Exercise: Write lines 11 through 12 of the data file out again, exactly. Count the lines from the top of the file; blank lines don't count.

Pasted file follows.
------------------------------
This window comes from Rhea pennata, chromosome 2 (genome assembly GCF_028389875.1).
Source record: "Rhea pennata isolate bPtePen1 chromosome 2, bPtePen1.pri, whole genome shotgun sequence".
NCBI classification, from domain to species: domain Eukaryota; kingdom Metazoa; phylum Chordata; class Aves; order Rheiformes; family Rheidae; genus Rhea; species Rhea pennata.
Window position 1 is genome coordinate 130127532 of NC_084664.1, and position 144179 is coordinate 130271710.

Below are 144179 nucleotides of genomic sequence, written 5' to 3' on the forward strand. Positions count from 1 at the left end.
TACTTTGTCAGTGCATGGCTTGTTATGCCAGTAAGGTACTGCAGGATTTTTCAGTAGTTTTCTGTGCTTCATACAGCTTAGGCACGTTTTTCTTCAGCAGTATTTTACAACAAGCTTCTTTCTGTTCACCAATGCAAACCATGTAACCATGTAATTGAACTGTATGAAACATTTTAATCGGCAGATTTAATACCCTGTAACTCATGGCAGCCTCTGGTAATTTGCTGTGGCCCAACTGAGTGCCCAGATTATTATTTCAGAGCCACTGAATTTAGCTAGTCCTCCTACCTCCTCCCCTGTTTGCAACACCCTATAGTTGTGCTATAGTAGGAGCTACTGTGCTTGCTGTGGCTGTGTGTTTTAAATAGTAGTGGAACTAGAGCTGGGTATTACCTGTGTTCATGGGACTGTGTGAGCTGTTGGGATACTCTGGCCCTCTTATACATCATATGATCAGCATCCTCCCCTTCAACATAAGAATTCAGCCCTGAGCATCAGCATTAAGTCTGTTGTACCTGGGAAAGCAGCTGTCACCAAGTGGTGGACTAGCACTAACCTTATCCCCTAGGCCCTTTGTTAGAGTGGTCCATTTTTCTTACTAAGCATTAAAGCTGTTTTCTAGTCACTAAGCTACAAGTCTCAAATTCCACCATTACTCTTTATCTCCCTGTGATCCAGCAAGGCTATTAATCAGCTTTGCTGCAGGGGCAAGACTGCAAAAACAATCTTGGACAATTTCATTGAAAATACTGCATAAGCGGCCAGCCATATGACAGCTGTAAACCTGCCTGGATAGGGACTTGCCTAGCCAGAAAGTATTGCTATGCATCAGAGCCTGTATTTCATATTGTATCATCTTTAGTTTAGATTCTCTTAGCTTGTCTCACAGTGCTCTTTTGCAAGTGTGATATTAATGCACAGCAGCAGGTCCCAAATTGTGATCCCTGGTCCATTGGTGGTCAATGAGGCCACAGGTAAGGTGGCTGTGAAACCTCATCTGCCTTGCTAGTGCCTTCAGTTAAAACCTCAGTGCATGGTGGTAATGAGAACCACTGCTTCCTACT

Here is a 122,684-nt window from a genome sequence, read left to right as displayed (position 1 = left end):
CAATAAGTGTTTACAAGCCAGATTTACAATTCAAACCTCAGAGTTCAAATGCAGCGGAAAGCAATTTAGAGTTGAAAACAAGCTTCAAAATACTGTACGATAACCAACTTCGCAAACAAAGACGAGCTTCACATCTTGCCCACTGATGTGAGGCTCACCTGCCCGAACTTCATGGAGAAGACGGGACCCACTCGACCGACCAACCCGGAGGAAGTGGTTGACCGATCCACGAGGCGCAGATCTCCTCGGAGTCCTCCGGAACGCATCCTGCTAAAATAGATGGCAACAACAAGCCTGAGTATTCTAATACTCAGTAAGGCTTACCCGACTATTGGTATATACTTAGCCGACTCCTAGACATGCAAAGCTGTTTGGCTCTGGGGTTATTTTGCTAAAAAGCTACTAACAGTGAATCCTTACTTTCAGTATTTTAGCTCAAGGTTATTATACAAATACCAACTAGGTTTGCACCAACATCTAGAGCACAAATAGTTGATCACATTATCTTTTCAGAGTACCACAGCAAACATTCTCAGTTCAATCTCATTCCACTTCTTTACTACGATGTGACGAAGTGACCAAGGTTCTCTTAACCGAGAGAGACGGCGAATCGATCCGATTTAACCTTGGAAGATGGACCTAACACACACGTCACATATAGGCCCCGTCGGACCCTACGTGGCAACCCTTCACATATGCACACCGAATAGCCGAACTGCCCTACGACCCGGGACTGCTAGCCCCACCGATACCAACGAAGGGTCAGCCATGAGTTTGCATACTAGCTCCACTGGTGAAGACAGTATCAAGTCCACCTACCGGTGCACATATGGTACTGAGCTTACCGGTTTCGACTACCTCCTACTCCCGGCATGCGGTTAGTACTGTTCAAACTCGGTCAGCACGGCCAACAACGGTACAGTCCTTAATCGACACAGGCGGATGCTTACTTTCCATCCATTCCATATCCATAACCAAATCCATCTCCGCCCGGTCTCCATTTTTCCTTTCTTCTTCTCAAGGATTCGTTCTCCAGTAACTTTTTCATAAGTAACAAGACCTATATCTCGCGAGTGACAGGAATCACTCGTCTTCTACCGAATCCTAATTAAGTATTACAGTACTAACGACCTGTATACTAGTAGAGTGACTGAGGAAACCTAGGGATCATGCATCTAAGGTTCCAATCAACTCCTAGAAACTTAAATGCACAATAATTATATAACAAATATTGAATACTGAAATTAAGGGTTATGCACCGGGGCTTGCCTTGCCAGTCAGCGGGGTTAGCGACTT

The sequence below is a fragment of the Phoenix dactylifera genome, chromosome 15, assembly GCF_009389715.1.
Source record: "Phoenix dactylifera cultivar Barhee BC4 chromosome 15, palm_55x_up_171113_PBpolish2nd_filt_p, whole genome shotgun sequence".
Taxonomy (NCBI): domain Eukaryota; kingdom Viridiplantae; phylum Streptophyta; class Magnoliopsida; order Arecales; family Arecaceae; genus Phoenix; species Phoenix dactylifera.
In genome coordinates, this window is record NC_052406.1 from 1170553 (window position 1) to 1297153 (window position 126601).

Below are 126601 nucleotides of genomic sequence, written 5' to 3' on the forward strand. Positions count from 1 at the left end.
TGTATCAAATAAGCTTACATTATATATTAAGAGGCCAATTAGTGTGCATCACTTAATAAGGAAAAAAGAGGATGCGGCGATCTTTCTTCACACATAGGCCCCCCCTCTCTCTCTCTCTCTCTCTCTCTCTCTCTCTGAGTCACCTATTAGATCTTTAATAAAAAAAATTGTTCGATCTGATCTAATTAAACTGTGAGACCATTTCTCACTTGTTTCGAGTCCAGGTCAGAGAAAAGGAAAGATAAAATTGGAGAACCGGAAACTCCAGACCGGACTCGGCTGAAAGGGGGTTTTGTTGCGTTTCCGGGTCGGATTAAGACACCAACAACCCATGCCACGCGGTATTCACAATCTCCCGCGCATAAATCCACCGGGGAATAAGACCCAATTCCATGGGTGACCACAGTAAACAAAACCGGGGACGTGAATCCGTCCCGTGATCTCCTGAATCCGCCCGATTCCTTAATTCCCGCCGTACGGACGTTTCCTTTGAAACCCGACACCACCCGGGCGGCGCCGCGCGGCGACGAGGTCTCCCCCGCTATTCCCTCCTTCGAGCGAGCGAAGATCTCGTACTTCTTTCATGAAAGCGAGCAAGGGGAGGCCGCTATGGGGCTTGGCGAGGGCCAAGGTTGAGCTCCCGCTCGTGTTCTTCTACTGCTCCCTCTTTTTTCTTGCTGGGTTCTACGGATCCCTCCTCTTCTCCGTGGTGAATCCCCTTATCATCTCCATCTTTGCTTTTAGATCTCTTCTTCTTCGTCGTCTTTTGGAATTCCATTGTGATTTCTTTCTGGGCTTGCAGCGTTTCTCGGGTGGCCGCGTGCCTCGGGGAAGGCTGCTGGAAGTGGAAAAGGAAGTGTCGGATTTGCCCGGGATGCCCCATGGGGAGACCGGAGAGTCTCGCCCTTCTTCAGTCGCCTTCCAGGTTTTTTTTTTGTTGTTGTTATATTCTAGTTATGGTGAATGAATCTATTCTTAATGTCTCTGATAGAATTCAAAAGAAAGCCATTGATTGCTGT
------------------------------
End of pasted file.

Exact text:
Taxonomy (NCBI): domain Eukaryota; kingdom Viridiplantae; phylum Streptophyta; class Magnoliopsida; order Arecales; family Arecaceae; genus Phoenix; species Phoenix dactylifera.
In genome coordinates, this window is record NC_052406.1 from 1170553 (window position 1) to 1297153 (window position 126601).